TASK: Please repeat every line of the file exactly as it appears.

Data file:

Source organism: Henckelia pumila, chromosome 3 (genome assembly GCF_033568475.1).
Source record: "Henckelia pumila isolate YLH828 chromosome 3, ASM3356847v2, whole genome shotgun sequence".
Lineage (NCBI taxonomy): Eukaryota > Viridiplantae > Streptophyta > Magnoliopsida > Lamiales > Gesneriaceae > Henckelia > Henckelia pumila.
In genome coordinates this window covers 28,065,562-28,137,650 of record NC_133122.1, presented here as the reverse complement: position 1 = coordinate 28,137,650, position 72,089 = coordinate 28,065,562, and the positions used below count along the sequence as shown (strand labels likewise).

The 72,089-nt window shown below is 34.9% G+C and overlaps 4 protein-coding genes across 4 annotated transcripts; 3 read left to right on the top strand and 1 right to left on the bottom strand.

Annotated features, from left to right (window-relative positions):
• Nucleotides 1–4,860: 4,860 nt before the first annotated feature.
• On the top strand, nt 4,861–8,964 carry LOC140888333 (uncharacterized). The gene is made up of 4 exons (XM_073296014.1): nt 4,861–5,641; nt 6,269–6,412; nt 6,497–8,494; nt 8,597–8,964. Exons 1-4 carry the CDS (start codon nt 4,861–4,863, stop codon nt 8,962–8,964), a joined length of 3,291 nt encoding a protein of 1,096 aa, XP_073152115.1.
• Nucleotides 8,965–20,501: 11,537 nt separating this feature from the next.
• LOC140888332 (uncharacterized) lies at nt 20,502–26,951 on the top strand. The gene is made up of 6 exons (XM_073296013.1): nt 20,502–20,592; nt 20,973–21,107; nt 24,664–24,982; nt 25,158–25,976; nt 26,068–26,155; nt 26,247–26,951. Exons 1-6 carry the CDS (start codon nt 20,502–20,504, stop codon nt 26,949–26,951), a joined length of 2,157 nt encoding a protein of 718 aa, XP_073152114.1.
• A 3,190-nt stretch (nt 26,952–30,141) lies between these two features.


Source organism: Henckelia pumila, chromosome 3 (genome assembly GCF_033568475.1).
Source record: "Henckelia pumila isolate YLH828 chromosome 3, ASM3356847v2, whole genome shotgun sequence".
Lineage (NCBI taxonomy): Eukaryota > Viridiplantae > Streptophyta > Magnoliopsida > Lamiales > Gesneriaceae > Henckelia > Henckelia pumila.
In genome coordinates this window covers 28,065,562-28,137,650 of record NC_133122.1, presented here as the reverse complement: position 1 = coordinate 28,137,650, position 72,089 = coordinate 28,065,562, and the positions used below count along the sequence as shown (strand labels likewise).

The 72,089-nt window shown below is 34.9% G+C and overlaps 4 protein-coding genes across 4 annotated transcripts; 3 read left to right on the top strand and 1 right to left on the bottom strand.

Annotated features, from left to right (window-relative positions):
• Nucleotides 1–4,860: 4,860 nt before the first annotated feature.
• On the top strand, nt 4,861–8,964 carry LOC140888333 (uncharacterized). The gene is made up of 4 exons (XM_073296014.1): nt 4,861–5,641; nt 6,269–6,412; nt 6,497–8,494; nt 8,597–8,964. Exons 1-4 carry the CDS (start codon nt 4,861–4,863, stop codon nt 8,962–8,964), a joined length of 3,291 nt encoding a protein of 1,096 aa, XP_073152115.1.
• Nucleotides 8,965–20,501: 11,537 nt separating this feature from the next.
• LOC140888332 (uncharacterized) lies at nt 20,502–26,951 on the top strand. The gene is made up of 6 exons (XM_073296013.1): nt 20,502–20,592; nt 20,973–21,107; nt 24,664–24,982; nt 25,158–25,976; nt 26,068–26,155; nt 26,247–26,951. Exons 1-6 carry the CDS (start codon nt 20,502–20,504, stop codon nt 26,949–26,951), a joined length of 2,157 nt encoding a protein of 718 aa, XP_073152114.1.
• A 3,190-nt stretch (nt 26,952–30,141) lies between these two features.